By the way, that included multiple searches by commie thugs, and included confiscation of everything – knives, farm implements – anything and everything that the thug commies thought could conceivably be used as a weapon.

    Comment by elmer — December 14, 2012 @ 8:31 am

  6. Barely a week has passed since you wrote this post and Newton happens.

    Comment by Surya — December 15, 2012 @ 1:00 pm

  7. *Newtown

    Comment by Surya — December 15, 2012 @ 1:00 pm

  8. @Surya. I thought about that immediately. I am going to write a follow up post. Basic point: no way that any gun control law will stop Newtowns, and some gun control laws actually make them more likely.

    The ProfessorComment by The Professor — December 15, 2012 @ 2:21 pm

  9. Even if gun sales were banned in the USA tomorrow there is still the question of what happens to the 250 million currently in circulation.

    Switzerland and Israel have liberal gun laws and don’t have spree killings.

    Germany, Finland and Norway don’t have liberal gun laws yet do have spree killings.

    What puzzles me is why it is always schools or young people who are the target.

    Comment by Green as Grass — December 17, 2012 @ 2:34 am

  10. @Green-All of that spot on. The number of guns is closer to 300mm. About 10-11K of firearms homicides in the US.

    IMO-and I will post on this later today-stricter gun control laws have the least effect on mass killings than on other types of gun crime. In economic terms, those who want to commit mass murder are highly inelastic demanders of weapons. Raising the cost of weapons will have the smallest impact on them.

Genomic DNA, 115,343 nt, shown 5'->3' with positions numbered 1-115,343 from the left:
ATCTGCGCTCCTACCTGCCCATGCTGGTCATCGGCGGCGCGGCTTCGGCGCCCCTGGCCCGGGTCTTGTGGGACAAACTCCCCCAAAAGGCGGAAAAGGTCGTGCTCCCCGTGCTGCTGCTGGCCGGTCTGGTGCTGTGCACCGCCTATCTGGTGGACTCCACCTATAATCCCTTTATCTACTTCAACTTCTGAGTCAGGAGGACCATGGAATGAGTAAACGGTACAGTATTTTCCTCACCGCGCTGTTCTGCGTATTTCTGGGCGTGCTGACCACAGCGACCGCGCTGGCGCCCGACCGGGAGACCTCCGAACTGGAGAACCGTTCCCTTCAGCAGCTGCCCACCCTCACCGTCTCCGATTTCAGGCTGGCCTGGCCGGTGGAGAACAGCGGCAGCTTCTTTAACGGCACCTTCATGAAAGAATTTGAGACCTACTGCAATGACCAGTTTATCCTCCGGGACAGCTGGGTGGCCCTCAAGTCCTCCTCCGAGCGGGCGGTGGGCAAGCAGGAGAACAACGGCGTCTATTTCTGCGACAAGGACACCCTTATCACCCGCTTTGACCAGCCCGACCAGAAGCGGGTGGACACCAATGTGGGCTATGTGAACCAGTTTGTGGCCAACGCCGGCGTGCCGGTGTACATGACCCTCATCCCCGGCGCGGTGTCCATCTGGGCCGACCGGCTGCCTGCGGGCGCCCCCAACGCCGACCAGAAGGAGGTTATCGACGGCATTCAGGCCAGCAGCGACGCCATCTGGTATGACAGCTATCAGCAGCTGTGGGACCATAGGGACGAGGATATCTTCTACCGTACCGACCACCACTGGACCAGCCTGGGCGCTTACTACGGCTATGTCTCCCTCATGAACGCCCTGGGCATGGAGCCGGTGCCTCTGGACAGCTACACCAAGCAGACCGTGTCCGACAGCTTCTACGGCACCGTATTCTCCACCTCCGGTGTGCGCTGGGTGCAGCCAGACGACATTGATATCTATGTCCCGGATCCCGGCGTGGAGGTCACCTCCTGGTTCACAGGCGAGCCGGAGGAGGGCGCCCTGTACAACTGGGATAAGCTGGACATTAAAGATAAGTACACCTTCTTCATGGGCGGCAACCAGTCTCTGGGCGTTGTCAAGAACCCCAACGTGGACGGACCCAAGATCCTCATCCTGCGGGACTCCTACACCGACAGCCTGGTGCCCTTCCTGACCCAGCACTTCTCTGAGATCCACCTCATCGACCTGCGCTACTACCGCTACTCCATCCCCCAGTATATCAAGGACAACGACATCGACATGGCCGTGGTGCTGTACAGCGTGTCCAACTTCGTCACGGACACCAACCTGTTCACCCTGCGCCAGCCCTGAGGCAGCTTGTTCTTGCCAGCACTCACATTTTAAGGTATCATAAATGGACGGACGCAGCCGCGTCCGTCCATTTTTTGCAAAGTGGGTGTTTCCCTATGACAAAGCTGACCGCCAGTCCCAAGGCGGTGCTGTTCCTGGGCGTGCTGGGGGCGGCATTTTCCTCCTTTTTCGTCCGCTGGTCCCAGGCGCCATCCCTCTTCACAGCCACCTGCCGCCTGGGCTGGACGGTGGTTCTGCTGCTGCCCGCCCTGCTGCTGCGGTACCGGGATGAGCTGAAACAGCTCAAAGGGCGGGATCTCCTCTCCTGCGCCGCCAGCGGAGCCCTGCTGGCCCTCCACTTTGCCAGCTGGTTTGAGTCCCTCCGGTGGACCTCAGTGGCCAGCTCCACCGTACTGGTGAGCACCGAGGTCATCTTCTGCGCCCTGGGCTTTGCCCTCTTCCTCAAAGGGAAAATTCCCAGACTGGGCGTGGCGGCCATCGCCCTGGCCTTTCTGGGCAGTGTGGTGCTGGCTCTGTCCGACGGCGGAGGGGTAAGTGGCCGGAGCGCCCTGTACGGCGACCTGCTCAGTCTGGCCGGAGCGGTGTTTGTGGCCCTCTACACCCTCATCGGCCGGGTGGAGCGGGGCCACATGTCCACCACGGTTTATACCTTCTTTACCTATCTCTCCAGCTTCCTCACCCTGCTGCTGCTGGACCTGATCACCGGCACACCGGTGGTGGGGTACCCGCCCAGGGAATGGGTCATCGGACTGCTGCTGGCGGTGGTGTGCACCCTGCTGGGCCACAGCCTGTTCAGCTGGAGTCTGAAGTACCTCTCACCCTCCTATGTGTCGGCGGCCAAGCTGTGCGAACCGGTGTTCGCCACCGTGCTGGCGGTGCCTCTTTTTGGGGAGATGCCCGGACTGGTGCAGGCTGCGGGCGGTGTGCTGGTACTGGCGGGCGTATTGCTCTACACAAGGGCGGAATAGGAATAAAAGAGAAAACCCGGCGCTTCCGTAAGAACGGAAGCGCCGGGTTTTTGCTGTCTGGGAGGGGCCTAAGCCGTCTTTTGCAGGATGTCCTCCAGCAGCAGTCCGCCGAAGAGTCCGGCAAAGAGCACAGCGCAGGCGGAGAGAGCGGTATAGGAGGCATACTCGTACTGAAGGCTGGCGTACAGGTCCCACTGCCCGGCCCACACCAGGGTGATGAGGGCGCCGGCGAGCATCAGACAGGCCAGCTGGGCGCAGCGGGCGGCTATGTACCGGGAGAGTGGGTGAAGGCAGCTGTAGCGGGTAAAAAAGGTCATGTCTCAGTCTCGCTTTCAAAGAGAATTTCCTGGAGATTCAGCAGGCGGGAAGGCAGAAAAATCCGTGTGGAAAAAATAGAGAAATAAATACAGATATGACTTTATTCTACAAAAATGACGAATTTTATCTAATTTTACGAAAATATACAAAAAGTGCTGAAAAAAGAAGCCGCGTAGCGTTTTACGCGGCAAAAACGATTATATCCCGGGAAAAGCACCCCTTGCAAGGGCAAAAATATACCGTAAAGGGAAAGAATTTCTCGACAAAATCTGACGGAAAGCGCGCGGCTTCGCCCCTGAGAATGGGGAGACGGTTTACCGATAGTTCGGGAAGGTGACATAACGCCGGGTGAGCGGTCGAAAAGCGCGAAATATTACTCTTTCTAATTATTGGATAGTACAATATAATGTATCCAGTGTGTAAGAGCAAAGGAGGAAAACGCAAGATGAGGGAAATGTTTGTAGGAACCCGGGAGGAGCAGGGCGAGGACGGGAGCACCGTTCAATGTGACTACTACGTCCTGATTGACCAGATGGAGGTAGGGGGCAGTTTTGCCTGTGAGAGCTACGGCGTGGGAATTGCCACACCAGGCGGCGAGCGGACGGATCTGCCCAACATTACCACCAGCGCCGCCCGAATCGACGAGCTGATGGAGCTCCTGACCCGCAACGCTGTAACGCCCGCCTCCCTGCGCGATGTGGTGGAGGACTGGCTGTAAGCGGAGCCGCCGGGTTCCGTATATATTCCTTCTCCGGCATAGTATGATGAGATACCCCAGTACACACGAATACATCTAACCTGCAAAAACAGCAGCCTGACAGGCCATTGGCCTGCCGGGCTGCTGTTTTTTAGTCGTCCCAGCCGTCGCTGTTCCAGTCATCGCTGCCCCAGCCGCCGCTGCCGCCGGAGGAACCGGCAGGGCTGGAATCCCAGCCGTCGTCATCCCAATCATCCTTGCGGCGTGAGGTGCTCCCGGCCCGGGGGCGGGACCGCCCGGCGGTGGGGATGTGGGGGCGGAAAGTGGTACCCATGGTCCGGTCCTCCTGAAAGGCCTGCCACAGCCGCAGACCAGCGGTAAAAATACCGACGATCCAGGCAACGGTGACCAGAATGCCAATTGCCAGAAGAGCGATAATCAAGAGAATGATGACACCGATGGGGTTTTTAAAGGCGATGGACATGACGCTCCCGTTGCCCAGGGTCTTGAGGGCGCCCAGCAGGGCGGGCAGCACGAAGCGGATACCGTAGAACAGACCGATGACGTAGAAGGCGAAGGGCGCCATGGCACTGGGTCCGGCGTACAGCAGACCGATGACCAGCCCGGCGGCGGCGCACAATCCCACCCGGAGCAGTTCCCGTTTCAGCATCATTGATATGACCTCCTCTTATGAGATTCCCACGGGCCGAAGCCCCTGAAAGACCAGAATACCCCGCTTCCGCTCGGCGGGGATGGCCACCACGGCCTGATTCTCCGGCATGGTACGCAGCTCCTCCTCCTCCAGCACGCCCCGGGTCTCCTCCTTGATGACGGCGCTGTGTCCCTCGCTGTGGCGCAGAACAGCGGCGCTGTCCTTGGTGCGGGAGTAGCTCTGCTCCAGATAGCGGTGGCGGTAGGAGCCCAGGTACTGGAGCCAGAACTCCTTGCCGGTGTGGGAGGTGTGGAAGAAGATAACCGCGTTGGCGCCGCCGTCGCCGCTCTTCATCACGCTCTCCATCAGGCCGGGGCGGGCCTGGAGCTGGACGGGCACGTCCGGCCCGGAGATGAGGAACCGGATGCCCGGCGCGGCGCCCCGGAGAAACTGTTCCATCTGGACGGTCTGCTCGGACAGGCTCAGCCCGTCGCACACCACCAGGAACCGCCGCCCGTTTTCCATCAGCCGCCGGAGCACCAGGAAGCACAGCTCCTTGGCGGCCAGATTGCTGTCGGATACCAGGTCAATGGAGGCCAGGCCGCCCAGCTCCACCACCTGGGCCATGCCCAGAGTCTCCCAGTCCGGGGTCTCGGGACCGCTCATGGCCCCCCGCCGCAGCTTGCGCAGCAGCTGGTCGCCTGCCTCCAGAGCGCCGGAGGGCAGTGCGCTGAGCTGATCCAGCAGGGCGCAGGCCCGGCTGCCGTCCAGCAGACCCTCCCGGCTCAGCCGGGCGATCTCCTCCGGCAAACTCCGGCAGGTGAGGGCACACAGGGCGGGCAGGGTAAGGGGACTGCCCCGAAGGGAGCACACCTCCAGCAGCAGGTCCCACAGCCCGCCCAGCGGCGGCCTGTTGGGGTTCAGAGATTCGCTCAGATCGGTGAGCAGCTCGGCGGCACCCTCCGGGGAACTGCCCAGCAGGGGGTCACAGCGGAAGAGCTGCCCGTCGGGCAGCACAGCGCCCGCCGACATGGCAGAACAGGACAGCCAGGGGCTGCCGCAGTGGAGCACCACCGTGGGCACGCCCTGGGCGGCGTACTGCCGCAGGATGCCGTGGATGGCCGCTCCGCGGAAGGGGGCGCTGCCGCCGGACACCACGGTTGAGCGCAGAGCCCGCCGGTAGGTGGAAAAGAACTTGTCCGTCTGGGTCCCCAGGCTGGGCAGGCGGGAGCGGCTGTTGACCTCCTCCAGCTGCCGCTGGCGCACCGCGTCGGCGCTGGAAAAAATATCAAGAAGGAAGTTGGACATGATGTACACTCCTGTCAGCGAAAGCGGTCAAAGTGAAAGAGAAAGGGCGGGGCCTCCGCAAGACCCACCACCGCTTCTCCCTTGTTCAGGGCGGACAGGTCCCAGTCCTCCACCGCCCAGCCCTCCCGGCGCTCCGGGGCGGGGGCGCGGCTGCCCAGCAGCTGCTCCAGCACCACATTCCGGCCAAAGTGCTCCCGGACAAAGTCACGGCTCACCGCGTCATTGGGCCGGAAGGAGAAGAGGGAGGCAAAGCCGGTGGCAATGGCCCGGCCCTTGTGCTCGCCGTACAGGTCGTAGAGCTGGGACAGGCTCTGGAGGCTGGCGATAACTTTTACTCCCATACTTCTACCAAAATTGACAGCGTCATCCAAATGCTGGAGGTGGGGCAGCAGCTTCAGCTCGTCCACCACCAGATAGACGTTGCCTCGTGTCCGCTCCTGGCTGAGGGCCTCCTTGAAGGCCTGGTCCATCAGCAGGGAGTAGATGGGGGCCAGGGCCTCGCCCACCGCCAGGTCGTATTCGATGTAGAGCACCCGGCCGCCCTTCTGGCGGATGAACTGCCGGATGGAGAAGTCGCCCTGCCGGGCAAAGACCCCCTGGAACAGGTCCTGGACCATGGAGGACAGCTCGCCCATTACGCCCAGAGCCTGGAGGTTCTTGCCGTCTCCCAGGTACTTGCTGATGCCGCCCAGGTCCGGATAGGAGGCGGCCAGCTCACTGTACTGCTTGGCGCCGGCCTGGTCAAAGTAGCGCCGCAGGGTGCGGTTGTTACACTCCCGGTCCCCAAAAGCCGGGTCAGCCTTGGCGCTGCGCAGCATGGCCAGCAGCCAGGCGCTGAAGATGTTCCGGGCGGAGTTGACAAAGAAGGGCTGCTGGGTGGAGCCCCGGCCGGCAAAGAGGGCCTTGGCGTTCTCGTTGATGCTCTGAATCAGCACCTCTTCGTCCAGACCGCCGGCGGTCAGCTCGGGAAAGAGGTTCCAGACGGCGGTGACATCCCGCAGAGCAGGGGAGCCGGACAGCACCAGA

Re schools and young people. These acts are so warped it’s hard to explain anything about them. I think it is a variety of factors. Those who do these sorts of things often want their acts to have the greatest shock value-killing children does that. The killers are often not too long from school age themselves, and many no doubt have deep seated, irrational hatreds that they associate with their school years. Moreover, schools are gun free, and there is some empirical research showing that mass killings are more likely, the less likely the perpetrator is to confront armed resistance (i.e., concealed carry laws tend to reduce the rate of mass killings, and gun free zones increase the rate).

    The ProfessorComment by The Professor — December 17, 2012 @ 9:24 am

  11. In the last 25 years Britain has had Hungerford, Dunblane and Cumbria in the way of shooting sprees. Only the Hungerford killer’s weapons were legally held.

    America has 5 times our population, so logically – given that there are just as many targets – you’d expect them to have 5 times as many trigger-happy-loony killing sprees as us. They seem, however, to have slightly fewer. There haven’t been 15 such sprees in the USA in the last 25 years, have there?

    It’s clear that you can do a lot more harm with an assault rifle than a handgun, and I’m buggered if I can see why any private citizen “needs” an assault rifle. Yet the issue / correlation with lunacy appears to relate to the prevalence of handguns, not the deadlier assault rifles.

    Moreover, a close reading of the Second Amendment is that it allows assault rifles – as being the type of weapon a well-regulated militia might use – but does not obviously enshrine a right to own handguns (in that they would be useless to a militia).

    And it is handguns doing most of the homicide.

    Comment by Green as Grass — December 17, 2012 @ 12:22 pm

  12. There are approximately 20-25 mass shooting events in USA per year. Total deaths have been averaging around 80/ year since mid 70′s.

    http://www.jsonline.com/watchdog/dataondemand/165757356.html

    Comment by Surya — December 17, 2012 @ 8:21 pm

RSS feed for comments on this post. TrackBack URI

Leave a comment

Powered by WordPress